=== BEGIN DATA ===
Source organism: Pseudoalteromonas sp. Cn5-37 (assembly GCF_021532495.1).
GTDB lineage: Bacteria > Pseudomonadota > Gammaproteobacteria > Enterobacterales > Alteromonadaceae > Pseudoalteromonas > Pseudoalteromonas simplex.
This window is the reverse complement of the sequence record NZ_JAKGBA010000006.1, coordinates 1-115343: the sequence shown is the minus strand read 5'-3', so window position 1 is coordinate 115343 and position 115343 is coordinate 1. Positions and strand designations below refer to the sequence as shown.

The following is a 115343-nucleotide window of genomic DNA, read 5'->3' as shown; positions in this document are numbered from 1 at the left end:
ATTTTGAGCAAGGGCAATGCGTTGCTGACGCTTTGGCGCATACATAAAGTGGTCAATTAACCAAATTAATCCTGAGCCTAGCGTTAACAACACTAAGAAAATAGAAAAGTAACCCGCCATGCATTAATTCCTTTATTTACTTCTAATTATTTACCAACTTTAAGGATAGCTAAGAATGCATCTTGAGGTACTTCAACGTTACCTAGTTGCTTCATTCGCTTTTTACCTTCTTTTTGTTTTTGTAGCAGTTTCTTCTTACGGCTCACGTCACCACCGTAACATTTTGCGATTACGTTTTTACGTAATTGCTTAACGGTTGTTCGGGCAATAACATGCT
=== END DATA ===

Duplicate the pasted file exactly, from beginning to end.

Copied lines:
Source organism: Pseudoalteromonas sp. Cn5-37 (assembly GCF_021532495.1).
GTDB lineage: Bacteria > Pseudomonadota > Gammaproteobacteria > Enterobacterales > Alteromonadaceae > Pseudoalteromonas > Pseudoalteromonas simplex.
This window is the reverse complement of the sequence record NZ_JAKGBA010000006.1, coordinates 1-115343: the sequence shown is the minus strand read 5'-3', so window position 1 is coordinate 115343 and position 115343 is coordinate 1. Positions and strand designations below refer to the sequence as shown.

The following is a 115343-nucleotide window of genomic DNA, read 5'->3' as shown; positions in this document are numbered from 1 at the left end:
ATTTTGAGCAAGGGCAATGCGTTGCTGACGCTTTGGCGCATACATAAAGTGGTCAATTAACCAAATTAATCCTGAGCCTAGCGTTAACAACACTAAGAAAATAGAAAAGTAACCCGCCATGCATTAATTCCTTTATTTACTTCTAATTATTTACCAACTTTAAGGATAGCTAAGAATGCATCTTGAGGTACTTCAACGTTACCTAGTTGCTTCATTCGCTTTTTACCTTCTTTTTGTTTTTGTAGCAGTTTCTTCTTACGGCTCACGTCACCACCGTAACATTTTGCGATTACGTTTTTACGTAATTGCTTAACGGTTGTTCGGGCAATAACATGCT